Motown Records Founder Berry Gordy Announces His Retirement 2 Months Shy Of His 90th Birthday
The Chairman has stepped down — and likely taken his final bow in Detroit.
Berry Gordy, the Detroit native who built Motown Records from a shoestring operation into a music, film and television empire, told a hometown crowd Sunday night that he is at last retiring.
“I have come full circle,” he said onstage during Motown’s 60th anniversary program at Orchestra Hall. “It is only appropriate (to announce this) while here in Detroit, the city where my fairy tale happened with all of you.”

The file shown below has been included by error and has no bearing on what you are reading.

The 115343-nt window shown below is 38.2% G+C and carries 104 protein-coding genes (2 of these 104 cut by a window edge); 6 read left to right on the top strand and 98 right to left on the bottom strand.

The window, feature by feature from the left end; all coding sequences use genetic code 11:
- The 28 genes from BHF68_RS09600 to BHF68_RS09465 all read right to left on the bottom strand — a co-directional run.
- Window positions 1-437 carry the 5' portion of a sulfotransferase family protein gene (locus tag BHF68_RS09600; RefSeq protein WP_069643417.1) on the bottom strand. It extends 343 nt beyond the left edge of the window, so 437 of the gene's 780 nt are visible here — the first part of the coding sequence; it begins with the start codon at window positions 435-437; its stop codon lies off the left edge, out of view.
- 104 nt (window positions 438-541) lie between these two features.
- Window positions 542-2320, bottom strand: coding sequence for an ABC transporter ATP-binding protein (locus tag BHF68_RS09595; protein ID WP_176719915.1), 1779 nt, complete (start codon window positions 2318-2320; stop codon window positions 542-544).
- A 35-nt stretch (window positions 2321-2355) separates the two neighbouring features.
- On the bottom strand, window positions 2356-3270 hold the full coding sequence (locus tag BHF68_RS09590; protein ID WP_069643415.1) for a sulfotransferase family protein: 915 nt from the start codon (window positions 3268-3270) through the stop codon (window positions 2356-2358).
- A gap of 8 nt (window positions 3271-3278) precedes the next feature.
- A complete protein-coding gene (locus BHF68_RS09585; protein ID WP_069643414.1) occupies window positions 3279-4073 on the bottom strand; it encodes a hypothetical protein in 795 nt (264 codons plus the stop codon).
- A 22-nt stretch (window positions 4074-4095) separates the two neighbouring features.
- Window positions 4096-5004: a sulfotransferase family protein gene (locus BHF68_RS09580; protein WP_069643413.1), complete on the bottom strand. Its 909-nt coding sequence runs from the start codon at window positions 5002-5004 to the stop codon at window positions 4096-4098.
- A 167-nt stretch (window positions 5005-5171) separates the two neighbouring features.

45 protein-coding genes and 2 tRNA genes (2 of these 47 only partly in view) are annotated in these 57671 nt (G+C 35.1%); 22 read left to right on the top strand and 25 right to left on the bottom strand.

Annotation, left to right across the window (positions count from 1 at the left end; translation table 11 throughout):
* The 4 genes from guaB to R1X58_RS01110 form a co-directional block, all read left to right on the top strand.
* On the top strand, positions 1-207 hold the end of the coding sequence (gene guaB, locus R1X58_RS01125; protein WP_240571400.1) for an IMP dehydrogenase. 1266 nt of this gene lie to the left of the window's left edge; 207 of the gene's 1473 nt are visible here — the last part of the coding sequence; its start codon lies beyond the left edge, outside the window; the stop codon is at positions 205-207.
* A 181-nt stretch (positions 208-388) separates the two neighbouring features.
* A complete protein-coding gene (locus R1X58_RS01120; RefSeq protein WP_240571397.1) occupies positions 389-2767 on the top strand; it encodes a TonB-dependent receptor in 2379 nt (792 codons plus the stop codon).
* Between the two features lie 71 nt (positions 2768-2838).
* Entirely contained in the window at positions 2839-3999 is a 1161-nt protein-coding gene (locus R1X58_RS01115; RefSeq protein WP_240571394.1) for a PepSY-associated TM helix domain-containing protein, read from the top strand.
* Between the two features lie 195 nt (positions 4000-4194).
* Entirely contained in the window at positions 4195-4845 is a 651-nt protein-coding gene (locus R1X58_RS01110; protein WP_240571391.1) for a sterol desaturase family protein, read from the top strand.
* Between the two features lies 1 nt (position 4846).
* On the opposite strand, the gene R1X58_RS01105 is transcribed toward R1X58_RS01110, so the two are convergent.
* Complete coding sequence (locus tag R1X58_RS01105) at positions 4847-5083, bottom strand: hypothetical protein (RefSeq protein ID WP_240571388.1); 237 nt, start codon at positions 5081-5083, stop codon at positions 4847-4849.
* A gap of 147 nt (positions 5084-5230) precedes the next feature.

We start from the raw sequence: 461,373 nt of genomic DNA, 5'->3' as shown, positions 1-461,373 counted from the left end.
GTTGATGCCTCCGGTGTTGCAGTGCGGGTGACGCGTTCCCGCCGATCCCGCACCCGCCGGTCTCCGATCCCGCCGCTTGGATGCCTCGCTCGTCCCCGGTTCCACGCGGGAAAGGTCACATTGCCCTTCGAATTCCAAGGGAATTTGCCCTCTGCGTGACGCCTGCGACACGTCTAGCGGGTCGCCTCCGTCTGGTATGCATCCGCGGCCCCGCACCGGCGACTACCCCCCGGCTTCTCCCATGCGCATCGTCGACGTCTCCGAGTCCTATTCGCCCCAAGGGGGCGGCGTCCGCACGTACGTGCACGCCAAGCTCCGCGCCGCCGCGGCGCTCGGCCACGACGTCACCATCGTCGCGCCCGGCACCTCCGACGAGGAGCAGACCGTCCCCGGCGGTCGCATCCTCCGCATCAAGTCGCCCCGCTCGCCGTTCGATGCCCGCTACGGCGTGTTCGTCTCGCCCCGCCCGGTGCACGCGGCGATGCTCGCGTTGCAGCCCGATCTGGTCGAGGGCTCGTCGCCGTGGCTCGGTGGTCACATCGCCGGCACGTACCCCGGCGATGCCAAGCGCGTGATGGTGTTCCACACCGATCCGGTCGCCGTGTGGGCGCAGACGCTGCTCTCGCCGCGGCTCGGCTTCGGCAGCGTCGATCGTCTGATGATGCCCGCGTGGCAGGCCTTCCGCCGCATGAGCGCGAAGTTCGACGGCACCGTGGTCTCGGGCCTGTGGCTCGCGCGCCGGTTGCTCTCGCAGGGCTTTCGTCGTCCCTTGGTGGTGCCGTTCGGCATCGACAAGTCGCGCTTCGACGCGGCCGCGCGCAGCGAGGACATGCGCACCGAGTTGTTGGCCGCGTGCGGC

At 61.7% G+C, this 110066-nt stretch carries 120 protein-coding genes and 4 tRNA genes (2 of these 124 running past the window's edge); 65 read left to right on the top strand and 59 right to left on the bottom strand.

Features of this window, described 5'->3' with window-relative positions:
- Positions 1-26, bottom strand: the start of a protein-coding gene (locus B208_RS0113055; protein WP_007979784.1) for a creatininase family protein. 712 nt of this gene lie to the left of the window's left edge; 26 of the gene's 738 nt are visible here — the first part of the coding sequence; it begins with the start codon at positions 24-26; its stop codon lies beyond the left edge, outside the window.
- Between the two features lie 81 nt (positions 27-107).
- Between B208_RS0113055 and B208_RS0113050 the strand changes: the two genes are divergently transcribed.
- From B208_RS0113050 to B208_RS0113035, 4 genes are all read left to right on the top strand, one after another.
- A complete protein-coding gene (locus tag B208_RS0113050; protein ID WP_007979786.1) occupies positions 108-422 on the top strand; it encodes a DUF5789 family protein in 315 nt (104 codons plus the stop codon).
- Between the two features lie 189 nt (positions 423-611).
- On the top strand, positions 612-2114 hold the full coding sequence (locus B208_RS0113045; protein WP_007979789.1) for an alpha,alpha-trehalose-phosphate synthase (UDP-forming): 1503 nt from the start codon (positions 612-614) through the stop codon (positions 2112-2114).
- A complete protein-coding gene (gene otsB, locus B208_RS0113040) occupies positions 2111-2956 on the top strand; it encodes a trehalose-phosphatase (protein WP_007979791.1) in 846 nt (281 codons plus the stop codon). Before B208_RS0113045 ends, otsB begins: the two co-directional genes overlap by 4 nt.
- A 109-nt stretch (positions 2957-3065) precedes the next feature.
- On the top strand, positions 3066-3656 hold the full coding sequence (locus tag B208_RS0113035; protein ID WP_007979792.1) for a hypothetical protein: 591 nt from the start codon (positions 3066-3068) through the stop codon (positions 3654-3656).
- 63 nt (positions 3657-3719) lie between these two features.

The enterprising Gordy helped revolutionize American and global culture via Motown, shepherding young Detroit talent and eventually churning out stars such as Diana Ross & the Supremes, Stevie Wonder, Marvin Gaye, the Temptations and the Jackson 5.
Although Gordy sold the record label in 1988 and later parceled off its song-publishing arm, the 89-year-old has remained very much in the business of Motown. In recent years, his creative pursuits have included a Broadway musical and a Showtime documentary about the company.
He’s also been closely involved with the Motown Museum’s $50 million expansion campaign, including a $4 million donation to the project last month.
Speaking to an Orchestra Hall audience that included many of the key figures who have been part of his six-decade Motown journey, Gordy said Sunday that he has contemplated retirement for some time.
“For years, I dreamed about it, talked about it, threatened it,” he said.